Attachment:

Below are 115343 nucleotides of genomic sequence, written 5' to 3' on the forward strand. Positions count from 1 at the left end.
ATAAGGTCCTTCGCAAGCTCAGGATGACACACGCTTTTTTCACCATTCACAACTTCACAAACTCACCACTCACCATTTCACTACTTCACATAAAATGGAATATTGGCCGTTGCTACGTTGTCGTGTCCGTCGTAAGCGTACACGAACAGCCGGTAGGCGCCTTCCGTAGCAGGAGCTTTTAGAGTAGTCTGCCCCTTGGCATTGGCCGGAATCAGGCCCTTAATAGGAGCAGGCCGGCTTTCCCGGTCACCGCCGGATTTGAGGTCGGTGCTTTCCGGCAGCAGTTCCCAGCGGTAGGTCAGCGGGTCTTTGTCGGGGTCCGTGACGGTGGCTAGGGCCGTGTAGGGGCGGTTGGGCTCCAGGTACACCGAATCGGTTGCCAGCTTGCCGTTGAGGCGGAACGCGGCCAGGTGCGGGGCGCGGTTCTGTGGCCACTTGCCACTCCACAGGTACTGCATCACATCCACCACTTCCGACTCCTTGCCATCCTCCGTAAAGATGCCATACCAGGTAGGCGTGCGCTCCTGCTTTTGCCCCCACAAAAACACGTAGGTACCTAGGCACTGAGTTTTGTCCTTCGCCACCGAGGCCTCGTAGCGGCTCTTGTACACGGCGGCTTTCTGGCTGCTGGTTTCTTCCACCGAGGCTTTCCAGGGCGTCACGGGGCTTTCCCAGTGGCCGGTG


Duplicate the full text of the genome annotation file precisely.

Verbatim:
Below are 115343 nucleotides of genomic sequence, written 5' to 3' on the forward strand. Positions count from 1 at the left end.
ATAAGGTCCTTCGCAAGCTCAGGATGACACACGCTTTTTTCACCATTCACAACTTCACAAACTCACCACTCACCATTTCACTACTTCACATAAAATGGAATATTGGCCGTTGCTACGTTGTCGTGTCCGTCGTAAGCGTACACGAACAGCCGGTAGGCGCCTTCCGTAGCAGGAGCTTTTAGAGTAGTCTGCCCCTTGGCATTGGCCGGAATCAGGCCCTTAATAGGAGCAGGCCGGCTTTCCCGGTCACCGCCGGATTTGAGGTCGGTGCTTTCCGGCAGCAGTTCCCAGCGGTAGGTCAGCGGGTCTTTGTCGGGGTCCGTGACGGTGGCTAGGGCCGTGTAGGGGCGGTTGGGCTCCAGGTACACCGAATCGGTTGCCAGCTTGCCGTTGAGGCGGAACGCGGCCAGGTGCGGGGCGCGGTTCTGTGGCCACTTGCCACTCCACAGGTACTGCATCACATCCACCACTTCCGACTCCTTGCCATCCTCCGTAAAGATGCCATACCAGGTAGGCGTGCGCTCCTGCTTTTGCCCCCACAAAAACACGTAGGTACCTAGGCACTGAGTTTTGTCCTTCGCCACCGAGGCCTCGTAGCGGCTCTTGTACACGGCGGCTTTCTGGCTGCTGGTTTCTTCCACCGAGGCTTTCCAGGGCGTCACGGGGCTTTCCCAGTGGCCGGTG